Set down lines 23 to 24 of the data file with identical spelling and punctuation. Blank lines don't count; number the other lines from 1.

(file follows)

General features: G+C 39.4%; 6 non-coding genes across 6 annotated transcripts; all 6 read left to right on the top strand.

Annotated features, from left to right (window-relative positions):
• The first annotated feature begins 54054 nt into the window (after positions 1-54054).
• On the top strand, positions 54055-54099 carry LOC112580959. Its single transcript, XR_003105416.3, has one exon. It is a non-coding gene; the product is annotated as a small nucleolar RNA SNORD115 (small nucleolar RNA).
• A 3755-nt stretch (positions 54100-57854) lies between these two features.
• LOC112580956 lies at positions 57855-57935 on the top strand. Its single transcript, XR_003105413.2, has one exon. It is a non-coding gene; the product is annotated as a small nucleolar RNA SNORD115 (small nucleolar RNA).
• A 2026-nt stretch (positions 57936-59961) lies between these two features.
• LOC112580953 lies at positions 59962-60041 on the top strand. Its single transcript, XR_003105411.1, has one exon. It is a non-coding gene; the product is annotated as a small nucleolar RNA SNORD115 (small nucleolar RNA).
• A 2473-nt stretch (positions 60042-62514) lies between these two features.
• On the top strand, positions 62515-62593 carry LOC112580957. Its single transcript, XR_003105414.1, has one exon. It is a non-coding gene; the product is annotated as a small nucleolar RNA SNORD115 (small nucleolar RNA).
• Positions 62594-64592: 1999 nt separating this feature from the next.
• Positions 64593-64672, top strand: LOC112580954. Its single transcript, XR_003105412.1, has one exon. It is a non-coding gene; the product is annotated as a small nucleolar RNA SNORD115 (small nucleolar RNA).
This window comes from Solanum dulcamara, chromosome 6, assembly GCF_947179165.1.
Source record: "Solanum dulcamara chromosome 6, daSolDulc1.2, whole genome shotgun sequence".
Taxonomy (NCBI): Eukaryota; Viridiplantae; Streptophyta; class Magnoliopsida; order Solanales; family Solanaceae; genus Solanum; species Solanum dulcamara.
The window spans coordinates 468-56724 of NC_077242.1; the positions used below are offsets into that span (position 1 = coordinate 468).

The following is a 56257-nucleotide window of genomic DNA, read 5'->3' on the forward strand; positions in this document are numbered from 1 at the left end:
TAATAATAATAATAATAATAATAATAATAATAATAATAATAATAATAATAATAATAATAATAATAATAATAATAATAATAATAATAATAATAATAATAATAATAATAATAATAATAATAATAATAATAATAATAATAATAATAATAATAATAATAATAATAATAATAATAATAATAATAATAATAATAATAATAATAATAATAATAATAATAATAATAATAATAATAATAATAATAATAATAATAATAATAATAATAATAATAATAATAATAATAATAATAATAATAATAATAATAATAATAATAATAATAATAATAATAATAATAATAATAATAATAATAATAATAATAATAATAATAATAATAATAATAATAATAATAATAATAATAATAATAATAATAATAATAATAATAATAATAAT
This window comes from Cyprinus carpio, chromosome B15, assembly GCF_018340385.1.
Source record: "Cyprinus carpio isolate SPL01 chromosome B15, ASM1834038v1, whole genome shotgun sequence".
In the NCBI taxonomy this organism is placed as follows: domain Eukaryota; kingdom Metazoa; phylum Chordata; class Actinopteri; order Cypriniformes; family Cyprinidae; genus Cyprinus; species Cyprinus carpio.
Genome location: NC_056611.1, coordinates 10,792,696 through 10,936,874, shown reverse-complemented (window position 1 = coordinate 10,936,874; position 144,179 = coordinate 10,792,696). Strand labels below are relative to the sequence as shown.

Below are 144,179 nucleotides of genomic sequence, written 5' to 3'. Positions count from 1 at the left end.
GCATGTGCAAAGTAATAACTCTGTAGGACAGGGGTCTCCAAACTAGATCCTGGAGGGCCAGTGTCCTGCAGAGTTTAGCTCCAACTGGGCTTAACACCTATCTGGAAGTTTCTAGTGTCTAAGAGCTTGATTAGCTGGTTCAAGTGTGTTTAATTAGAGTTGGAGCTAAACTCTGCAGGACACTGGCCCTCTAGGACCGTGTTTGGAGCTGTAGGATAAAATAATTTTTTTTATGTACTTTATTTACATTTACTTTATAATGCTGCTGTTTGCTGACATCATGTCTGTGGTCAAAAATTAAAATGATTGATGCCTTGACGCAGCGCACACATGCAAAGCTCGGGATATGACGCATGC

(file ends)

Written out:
Below are 144,179 nucleotides of genomic sequence, written 5' to 3'. Positions count from 1 at the left end.
GCATGTGCAAAGTAATAACTCTGTAGGACAGGGGTCTCCAAACTAGATCCTGGAGGGCCAGTGTCCTGCAGAGTTTAGCTCCAACTGGGCTTAACACCTATCTGGAAGTTTCTAGTGTCTAAGAGCTTGATTAGCTGGTTCAAGTGTGTTTAATTAGAGTTGGAGCTAAACTCTGCAGGACACTGGCCCTCTAGGACCGTGTTTGGAGCTGTAGGATAAAATAATTTTTTTTATGTACTTTATTTACATTTACTTTATAATGCTGCTGTTTGCTGACATCATGTCTGTGGTCAAAAATTAAAATGATTGATGCCTTGACGCAGCGCACACATGCAAAGCTCGGGATATGACGCATGC